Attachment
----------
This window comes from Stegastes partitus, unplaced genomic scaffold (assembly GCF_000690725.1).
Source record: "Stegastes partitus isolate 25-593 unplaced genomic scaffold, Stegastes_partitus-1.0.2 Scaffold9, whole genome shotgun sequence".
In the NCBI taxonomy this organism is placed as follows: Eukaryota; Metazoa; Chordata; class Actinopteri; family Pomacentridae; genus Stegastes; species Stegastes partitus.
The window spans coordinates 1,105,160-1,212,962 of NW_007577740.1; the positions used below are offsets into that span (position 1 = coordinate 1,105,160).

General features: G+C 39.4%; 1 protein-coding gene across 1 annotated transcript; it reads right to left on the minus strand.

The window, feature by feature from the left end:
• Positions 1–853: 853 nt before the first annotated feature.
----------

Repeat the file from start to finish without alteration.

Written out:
This window comes from Stegastes partitus, unplaced genomic scaffold (assembly GCF_000690725.1).
Source record: "Stegastes partitus isolate 25-593 unplaced genomic scaffold, Stegastes_partitus-1.0.2 Scaffold9, whole genome shotgun sequence".
In the NCBI taxonomy this organism is placed as follows: Eukaryota; Metazoa; Chordata; class Actinopteri; family Pomacentridae; genus Stegastes; species Stegastes partitus.
The window spans coordinates 1,105,160-1,212,962 of NW_007577740.1; the positions used below are offsets into that span (position 1 = coordinate 1,105,160).

General features: G+C 39.4%; 1 protein-coding gene across 1 annotated transcript; it reads right to left on the minus strand.

The window, feature by feature from the left end:
• Positions 1–853: 853 nt before the first annotated feature.